iThermonitor | Use Feasibility of the iThermonitor in Pediatrics Patients on Myelosuppresive Therapies
post-template-default,single,single-post,postid-1,single-format-standard,qode-news-1.0,qode-quick-links-1.0,ajax_fade,page_not_loaded,,qode-theme-ver-16.7,qode-theme-bridge,wpb-js-composer js-comp-ver-5.4.2,vc_responsive

Use Feasibility of the iThermonitor in Pediatrics Patients on Myelosuppresive Therapies

Use Feasibility of the iThermonitor in Pediatrics Patients on Myelosuppresive Therapies

We conducted this study in conjunction with the Dana Farber Cancer Institute, and Mass General Hospital sponsored the study. It was initiated in March of 2015 and the Final Report was published in June of 2017. The following are excerpts from the final report:

Fever is often the first sign of an underlying inflammatory process and, in children, can be one of the earliest indicators that alerts caregivers to seek medical attention. In children who have undergone chemotherapy or surgery, episodic monitoring of body temperature by caregivers has traditionally been the only option for early detection of fever. This adds significant burden to the already demanding process of taking care of a sick child. In this study, we evaluated the usability and feasibility of iThermonitor™, an innovative device that continuously monitors body temperature and automatically transmits the data wirelessly to mobile devices , so that caregivers can remotely view or track fever patterns. It also has the ability to detect and alert caregivers about out-of-range temperatures.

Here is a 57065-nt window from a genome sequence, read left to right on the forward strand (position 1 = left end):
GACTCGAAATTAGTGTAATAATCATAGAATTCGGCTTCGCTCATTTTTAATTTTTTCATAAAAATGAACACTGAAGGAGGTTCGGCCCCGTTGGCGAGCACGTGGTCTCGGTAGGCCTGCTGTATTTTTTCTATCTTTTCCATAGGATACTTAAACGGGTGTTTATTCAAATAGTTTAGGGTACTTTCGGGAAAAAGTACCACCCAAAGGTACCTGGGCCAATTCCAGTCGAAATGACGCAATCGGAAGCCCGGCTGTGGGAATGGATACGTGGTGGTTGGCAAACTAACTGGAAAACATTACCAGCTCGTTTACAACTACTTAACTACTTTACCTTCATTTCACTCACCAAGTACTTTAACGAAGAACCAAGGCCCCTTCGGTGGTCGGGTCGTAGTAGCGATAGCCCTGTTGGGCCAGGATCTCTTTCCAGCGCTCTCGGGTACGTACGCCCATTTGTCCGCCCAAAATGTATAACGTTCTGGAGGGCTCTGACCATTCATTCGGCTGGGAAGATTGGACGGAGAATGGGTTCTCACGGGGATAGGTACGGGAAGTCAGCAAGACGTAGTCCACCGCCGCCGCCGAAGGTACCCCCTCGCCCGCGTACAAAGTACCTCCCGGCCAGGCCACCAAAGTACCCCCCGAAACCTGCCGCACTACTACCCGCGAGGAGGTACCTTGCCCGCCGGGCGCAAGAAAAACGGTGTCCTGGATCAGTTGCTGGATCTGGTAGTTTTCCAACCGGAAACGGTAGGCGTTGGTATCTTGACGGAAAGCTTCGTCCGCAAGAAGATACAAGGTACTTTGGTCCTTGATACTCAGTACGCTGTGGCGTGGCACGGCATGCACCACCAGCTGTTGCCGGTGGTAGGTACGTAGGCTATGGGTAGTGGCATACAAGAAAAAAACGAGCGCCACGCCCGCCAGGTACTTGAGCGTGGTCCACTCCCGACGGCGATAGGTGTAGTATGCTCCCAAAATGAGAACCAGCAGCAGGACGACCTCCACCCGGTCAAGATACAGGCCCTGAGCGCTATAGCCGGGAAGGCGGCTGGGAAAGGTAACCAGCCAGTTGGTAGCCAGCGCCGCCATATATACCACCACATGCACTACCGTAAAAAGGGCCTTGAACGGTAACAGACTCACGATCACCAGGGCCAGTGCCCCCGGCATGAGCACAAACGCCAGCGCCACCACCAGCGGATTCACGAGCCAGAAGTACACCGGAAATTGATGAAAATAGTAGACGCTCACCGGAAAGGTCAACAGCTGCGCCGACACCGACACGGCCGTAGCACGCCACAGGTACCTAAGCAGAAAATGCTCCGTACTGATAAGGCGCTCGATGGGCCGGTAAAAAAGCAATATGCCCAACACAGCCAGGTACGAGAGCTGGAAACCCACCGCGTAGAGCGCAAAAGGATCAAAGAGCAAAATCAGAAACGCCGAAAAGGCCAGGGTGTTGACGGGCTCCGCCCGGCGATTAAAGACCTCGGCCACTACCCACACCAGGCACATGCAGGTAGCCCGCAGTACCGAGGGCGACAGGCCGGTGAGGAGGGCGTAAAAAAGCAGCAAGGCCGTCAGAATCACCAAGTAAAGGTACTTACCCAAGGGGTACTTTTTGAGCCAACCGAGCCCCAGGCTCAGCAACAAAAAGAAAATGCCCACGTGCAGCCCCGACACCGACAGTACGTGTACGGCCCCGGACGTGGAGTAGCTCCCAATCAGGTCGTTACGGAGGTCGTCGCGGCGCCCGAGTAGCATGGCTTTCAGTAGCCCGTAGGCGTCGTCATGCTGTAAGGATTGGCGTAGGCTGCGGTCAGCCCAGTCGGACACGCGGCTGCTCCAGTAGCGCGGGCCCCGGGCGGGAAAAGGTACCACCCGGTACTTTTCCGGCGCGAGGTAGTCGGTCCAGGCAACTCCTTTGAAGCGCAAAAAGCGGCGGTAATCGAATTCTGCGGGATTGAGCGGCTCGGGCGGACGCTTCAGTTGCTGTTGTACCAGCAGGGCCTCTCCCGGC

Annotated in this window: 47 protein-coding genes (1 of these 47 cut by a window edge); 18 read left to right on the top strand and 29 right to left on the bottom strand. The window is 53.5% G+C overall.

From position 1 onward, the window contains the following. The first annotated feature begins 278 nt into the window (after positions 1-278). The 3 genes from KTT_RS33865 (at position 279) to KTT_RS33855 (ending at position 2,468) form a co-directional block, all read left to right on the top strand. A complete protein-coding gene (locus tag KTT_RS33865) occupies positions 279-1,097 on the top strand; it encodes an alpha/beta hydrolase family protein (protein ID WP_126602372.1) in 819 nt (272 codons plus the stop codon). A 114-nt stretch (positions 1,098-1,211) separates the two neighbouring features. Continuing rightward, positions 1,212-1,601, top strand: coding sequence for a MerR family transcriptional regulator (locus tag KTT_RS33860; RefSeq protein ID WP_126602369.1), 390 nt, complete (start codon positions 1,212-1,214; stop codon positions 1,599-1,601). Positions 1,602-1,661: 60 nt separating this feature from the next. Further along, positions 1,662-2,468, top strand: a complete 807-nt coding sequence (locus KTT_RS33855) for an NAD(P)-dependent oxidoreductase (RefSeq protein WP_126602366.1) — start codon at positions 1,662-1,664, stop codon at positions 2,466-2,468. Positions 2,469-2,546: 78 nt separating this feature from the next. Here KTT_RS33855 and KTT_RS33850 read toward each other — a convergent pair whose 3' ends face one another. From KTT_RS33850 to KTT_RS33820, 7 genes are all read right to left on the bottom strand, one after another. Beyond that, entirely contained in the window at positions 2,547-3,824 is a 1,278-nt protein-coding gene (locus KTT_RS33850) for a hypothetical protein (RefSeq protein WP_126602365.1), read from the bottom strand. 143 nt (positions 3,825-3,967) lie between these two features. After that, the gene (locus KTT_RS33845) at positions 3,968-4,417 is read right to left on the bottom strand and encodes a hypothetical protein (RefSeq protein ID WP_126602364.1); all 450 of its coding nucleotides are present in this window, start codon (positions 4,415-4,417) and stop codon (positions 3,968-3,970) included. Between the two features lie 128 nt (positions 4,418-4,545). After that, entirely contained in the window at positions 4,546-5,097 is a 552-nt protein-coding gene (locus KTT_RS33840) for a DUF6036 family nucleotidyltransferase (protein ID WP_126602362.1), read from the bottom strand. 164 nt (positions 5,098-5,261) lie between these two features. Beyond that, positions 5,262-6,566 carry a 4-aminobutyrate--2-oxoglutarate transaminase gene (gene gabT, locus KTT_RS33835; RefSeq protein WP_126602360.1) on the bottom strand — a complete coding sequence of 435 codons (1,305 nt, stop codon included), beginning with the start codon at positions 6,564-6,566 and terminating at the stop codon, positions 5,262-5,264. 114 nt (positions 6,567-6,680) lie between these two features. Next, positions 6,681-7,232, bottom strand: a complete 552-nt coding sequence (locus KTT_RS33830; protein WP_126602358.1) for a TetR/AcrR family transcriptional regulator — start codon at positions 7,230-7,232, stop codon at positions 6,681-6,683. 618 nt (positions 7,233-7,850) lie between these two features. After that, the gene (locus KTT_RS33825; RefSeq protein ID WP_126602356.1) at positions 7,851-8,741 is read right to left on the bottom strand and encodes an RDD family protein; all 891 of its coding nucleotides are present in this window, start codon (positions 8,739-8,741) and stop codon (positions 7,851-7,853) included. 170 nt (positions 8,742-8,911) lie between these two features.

The primary outcome was the use feasibility of the device,defined as device usage for 80% of time in the study by at least 80%of the participants. Secondary outcomes included usability,  acceptability ,satisfaction and engagement with the device,assessed through the endline surveys.The Generalized Anxiety Disorder-7(GAD-7) questionnaire was used to assess caregiver anxiety immediately before and after the study period.

71% of the participants were cancer patients undergoing chemotherapy while the remaining were non-cancer post-surgical patients. All 19 caregivers viewed temperature data on the study provided iPad tablet at least once per day and more than a third did so 6 or more times per day, which meets feasibility criteria set for the device. Caregivers of children undergoing chemotherapy were twice as likely to report viewing temperature data six or more times per day as compared to caregivers of children who had undergone surgery.   

A vast majority of caregivers were satisfied with the usability of the iThermonitor device and reported feeling more confident about monitoring temperature using the device. 95% of the caregivers were assessed to have no or mild anxiety at the end of the study period, compared to 79% at the beginning.  

Click here for the official clinical trial webpage.

No Comments

Post A Comment